Under Ohio law, a person commits theft by taking property or services without authorization and with the intent to deprive the owner of the property or not pay for the services.
Specifically, Ohio criminal statutes prohibit someone from knowingly obtaining or exerting control over someone else's property or services:
Theft includes acts commonly referred to as larceny, embezzlement, shoplifting, and extortion. Because theft can involve property or services, it's important to understand how Ohio defines each category. In Ohio, "property" includes any property, real or personal, tangible or intangible, and any interest or license in that property. "Services" include labor, rental services, public utility services (such as water or electricity), food, drink, transportation, entertainment, and the like.
(Ohio Rev. Code §§ 2901.01, 2913.01, 2913.02 (2022).)
Ohio classifies its theft offenses according to the value of the property or services stolen, the character of the property, or whether the victim is part of a protected class. Let's take a closer look at each type of theft offense in Ohio.
Theft constitutes a first-degree misdemeanor if stolen property or services have a value of less than $1,000. A person who commits a petty theft faces up to 180 days in jail and a $1,000 fine.
Theft is charged as a fifth-degree felony when one of the following conditions exists:
A fifth-degree felony carries a prison sentence ranging from six to 12 months and a fine of up to $2,500.
Theft is a fourth-degree felony when one of the following conditions exists:
An offender guilty of a fourth-degree felony is subject to incarceration time ranging from six to 18 months and a fine of not more than $5,000.
Ohio statutes divide aggravated thefts into three separate categories, ranging from third- to first-degree felonies.
Aggravated theft constitutes a third-degree felony when one of the following conditions exists:
A person who commits a third-degree felony theft faces incarceration time ranging from nine months to three years and a fine of up to $10,000.
Aggravated theft is a second-degree felony when one of the following conditions exists:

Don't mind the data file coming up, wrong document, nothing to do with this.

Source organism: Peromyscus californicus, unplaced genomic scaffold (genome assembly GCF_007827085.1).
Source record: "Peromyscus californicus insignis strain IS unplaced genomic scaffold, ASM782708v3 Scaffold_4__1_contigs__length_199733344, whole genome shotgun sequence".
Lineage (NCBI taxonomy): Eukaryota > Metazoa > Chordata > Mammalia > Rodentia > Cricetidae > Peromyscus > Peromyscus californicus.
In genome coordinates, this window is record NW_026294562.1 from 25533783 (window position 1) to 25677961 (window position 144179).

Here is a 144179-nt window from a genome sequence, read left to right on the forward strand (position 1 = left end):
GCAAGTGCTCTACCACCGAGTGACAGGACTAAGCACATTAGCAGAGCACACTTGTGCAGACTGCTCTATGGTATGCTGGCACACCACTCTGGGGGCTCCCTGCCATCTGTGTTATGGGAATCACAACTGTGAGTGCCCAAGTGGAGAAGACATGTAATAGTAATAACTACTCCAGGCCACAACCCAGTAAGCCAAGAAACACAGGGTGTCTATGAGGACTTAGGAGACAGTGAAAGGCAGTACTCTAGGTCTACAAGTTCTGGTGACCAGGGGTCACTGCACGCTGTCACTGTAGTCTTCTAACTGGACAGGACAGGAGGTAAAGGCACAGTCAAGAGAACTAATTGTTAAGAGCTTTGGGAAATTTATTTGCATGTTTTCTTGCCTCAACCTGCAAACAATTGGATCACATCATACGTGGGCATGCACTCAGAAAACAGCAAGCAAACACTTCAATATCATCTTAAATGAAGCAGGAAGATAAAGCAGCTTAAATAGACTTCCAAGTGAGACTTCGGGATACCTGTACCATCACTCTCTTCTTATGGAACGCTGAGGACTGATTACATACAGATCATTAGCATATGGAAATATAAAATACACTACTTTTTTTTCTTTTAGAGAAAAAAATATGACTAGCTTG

Second-degree felony theft carries a prison term ranging from two to 12 years and a fine of up to $15,000.
Aggravated theft is a first-degree felony when one of the following conditions exists:
Penalties for a first-degree felony theft include a prison term ranging from three to 16.5 years and a fine of not more than $20,000.
(Ohio Rev. Code §§ 2913.02, 2913.71, 2929.14, 2929.18, 2929.24, 2929.28 (2022).)
In addition to criminal penalties, a person who commits theft—including shoplifting—may be civilly liable to the owner of the property for financial damages. The property owner must elect between the following damages:
The court can also award the property owner attorneys' fees and court costs.
(Ohio Rev. Code § 2307.61 (2022).)
Defendants facing theft charges may have legitimate defenses they can raise at trial, depending on the facts of their cases.
The mistake of fact defense applies when the defendant didn't know the property belonged to someone else. Here's an example: Rick sees a nice office chair on the sidewalk in front of an upscale apartment building. Chuckling to himself about the things people just throw away these days, he takes the chair, but is soon stopped by the police. Rick didn't know the chair belonged to Kayla, who was moving into her apartment that day. In this scenario, Rick can probably argue he made a mistake of fact—that he believed the chair had been abandoned—and did not "knowingly" take Kayla's property.
Defendants who are so intoxicated that they don't realize the property belongs to someone else can raise the defense of intoxication. For example, if Lulu was so drunk at the bar that she took someone else's purse thinking it was her own (forgetting she didn't even bring a purse that night), she might be able to raise the defense of intoxication.
The claim of right defense, though uncommon, is an argument that the defendant had a reasonable belief in the right to take the property. For example, if Luis owed Kim $100, and Kim took $100 sitting on Luis's counter to collect the debt, Kim might be able to argue a claim of right to the money.
While the information on this page can help you understand how your state's legislature treats varying levels of theft offenses, the application of those laws can vary by location. Local courts, law enforcement, and the district attorney will play a significant role in determining the outcome of a given case. And whether any defenses apply will depend on the specific facts of your case. For these reasons, it's important to talk to an experienced local criminal defense attorney if you've been charged with any theft-related crime.